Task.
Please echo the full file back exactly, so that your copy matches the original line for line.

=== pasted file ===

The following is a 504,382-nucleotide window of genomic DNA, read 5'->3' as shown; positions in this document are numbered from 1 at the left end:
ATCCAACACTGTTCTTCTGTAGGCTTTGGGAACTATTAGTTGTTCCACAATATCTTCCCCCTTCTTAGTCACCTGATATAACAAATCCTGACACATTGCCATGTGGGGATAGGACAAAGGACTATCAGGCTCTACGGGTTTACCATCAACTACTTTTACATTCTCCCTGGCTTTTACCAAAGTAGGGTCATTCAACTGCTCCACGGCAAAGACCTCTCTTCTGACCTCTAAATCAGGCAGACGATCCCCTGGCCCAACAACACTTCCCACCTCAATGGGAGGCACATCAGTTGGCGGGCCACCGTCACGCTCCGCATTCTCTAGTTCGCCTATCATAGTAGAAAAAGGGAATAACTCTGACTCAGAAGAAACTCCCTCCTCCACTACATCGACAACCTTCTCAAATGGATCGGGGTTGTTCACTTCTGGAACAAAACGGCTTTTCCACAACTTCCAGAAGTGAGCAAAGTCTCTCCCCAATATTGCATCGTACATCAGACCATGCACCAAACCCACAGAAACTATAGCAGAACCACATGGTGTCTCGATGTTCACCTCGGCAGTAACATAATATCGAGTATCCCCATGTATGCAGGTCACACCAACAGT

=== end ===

The following is a 504,382-nucleotide window of genomic DNA, read 5'->3' as shown; positions in this document are numbered from 1 at the left end:
ATCCAACACTGTTCTTCTGTAGGCTTTGGGAACTATTAGTTGTTCCACAATATCTTCCCCCTTCTTAGTCACCTGATATAACAAATCCTGACACATTGCCATGTGGGGATAGGACAAAGGACTATCAGGCTCTACGGGTTTACCATCAACTACTTTTACATTCTCCCTGGCTTTTACCAAAGTAGGGTCATTCAACTGCTCCACGGCAAAGACCTCTCTTCTGACCTCTAAATCAGGCAGACGATCCCCTGGCCCAACAACACTTCCCACCTCAATGGGAGGCACATCAGTTGGCGGGCCACCGTCACGCTCCGCATTCTCTAGTTCGCCTATCATAGTAGAAAAAGGGAATAACTCTGACTCAGAAGAAACTCCCTCCTCCACTACATCGACAACCTTCTCAAATGGATCGGGGTTGTTCACTTCTGGAACAAAACGGCTTTTCCACAACTTCCAGAAGTGAGCAAAGTCTCTCCCCAATATTGCATCGTACATCAGACCATGCACCAAACCCACAGAAACTATAGCAGAACCACATGGTGTCTCGATGTTCACCTCGGCAGTAACATAATATCGAGTATCCCCATGTATGCAGGTCACACCAACAGT